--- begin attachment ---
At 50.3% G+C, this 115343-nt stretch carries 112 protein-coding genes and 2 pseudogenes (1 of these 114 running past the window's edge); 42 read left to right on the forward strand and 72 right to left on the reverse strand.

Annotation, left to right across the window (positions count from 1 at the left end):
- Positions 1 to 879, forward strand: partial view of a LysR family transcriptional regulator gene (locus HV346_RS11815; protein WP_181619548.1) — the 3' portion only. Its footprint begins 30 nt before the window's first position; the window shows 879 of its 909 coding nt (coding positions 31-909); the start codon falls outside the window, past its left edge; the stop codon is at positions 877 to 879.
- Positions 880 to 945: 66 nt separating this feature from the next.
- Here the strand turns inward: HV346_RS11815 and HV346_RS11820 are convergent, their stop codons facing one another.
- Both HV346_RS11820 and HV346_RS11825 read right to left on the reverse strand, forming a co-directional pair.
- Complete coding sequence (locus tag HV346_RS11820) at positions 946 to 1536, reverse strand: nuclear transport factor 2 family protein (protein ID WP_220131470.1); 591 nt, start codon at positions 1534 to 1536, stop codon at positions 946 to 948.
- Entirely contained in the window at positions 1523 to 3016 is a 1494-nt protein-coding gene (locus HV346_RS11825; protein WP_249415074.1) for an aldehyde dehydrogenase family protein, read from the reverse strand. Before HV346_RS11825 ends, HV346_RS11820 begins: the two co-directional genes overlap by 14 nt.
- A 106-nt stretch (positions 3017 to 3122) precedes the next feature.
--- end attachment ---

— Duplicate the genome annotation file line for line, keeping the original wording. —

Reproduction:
At 50.3% G+C, this 115343-nt stretch carries 112 protein-coding genes and 2 pseudogenes (1 of these 114 running past the window's edge); 42 read left to right on the forward strand and 72 right to left on the reverse strand.

Annotation, left to right across the window (positions count from 1 at the left end):
- Positions 1 to 879, forward strand: partial view of a LysR family transcriptional regulator gene (locus HV346_RS11815; protein WP_181619548.1) — the 3' portion only. Its footprint begins 30 nt before the window's first position; the window shows 879 of its 909 coding nt (coding positions 31-909); the start codon falls outside the window, past its left edge; the stop codon is at positions 877 to 879.
- Positions 880 to 945: 66 nt separating this feature from the next.
- Here the strand turns inward: HV346_RS11815 and HV346_RS11820 are convergent, their stop codons facing one another.
- Both HV346_RS11820 and HV346_RS11825 read right to left on the reverse strand, forming a co-directional pair.
- Complete coding sequence (locus tag HV346_RS11820) at positions 946 to 1536, reverse strand: nuclear transport factor 2 family protein (protein ID WP_220131470.1); 591 nt, start codon at positions 1534 to 1536, stop codon at positions 946 to 948.
- Entirely contained in the window at positions 1523 to 3016 is a 1494-nt protein-coding gene (locus HV346_RS11825; protein WP_249415074.1) for an aldehyde dehydrogenase family protein, read from the reverse strand. Before HV346_RS11825 ends, HV346_RS11820 begins: the two co-directional genes overlap by 14 nt.
- A 106-nt stretch (positions 3017 to 3122) precedes the next feature.